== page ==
2. Sustainable Rural Futures
We have started a five year programme of work funded by Devon County Council and the University's Strategic Development Fund to conduct research that will produce policy-relevant outputs to facilitate the development of successful technical and business innovation in agri-food businesses and a pattern of land use that meets the region's needs for food and energy security and the delivery of other ecosystem services. The first year of the programme is being conducted by Michael Winter, Rob Fish, Matt Lobley, Naiomh McMahon and Allan Butler. The work is overseen by a Steering Group chaired by Devon County Council Chief Executive, Phil Norrey. Other Steering Group members include the national park officers for Dartmoor and Exmoor. "Our long standing close relationship with Devon County Council is a central plank in our commitment to conduct research that is both rigorous and policy relevant. This programme enables us to develop in-depth work in the county over a long time period, focussing initially on issues of food security and agricultural change" explains Michael Winter.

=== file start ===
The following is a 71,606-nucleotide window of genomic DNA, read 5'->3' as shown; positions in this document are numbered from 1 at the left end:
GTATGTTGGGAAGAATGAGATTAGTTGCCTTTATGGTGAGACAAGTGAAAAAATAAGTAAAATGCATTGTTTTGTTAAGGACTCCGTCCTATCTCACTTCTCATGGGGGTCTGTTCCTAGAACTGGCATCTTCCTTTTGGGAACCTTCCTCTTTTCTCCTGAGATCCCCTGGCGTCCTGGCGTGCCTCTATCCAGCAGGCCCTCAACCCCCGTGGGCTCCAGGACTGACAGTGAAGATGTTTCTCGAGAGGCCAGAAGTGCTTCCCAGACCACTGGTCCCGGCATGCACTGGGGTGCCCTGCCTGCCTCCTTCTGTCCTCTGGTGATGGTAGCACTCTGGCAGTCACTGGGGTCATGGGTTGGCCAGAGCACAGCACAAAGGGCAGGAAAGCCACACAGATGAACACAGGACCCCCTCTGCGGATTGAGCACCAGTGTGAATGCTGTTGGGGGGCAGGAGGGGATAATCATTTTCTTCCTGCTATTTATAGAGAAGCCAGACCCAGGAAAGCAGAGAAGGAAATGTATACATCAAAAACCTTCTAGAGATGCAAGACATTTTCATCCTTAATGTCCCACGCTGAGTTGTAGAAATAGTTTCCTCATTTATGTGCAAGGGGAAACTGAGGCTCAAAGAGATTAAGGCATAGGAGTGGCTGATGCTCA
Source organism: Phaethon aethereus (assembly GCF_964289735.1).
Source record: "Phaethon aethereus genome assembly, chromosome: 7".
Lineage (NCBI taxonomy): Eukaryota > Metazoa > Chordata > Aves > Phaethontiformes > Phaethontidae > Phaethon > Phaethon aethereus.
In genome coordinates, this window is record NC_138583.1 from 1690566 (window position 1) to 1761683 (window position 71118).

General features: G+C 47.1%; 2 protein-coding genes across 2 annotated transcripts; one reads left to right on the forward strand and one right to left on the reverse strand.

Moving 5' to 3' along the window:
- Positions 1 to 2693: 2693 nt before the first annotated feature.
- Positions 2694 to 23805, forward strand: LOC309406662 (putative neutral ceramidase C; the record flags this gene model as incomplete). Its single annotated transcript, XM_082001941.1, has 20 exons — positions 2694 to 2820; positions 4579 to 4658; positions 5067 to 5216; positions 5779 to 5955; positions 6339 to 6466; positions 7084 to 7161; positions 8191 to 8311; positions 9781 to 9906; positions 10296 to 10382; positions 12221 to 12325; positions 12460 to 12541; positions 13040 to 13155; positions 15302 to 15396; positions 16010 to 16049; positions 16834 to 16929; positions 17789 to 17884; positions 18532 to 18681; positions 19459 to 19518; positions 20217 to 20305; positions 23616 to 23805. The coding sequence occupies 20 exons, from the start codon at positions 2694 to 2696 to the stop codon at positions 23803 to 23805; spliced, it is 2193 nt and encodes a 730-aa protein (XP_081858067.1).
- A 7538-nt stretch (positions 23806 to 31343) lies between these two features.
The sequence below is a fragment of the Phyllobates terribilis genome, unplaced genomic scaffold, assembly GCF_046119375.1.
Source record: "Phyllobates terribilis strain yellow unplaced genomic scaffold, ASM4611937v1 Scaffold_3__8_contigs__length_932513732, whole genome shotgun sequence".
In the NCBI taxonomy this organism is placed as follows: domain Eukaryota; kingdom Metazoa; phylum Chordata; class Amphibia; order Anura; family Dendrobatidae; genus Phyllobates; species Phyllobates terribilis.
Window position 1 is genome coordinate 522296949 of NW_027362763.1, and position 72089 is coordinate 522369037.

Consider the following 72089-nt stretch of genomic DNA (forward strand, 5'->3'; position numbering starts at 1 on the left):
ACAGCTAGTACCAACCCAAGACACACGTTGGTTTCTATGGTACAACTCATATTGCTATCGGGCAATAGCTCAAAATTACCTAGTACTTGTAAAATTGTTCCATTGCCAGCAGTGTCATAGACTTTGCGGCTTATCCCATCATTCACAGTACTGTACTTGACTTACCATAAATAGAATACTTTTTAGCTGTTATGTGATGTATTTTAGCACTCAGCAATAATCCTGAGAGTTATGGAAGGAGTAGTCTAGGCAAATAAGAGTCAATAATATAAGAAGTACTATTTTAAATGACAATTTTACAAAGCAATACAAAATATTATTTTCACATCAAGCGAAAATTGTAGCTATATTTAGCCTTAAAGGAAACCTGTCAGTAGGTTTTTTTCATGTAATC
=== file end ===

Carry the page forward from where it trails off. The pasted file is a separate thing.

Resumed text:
December 2009
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Stapledon Trust Seminar on High Natural Value Farming Systems, 19-20 January 2010

This seminar will explore the role and future of High Natural Value Farming Systems in Western Europe, with particular emphasis on grasslands in such systems. The context for the seminar is the growing policy emphasis on food security and climate change adaptation.
December 2009
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Matt Lobley speaking at South West Observatory Devon Local Network Seminar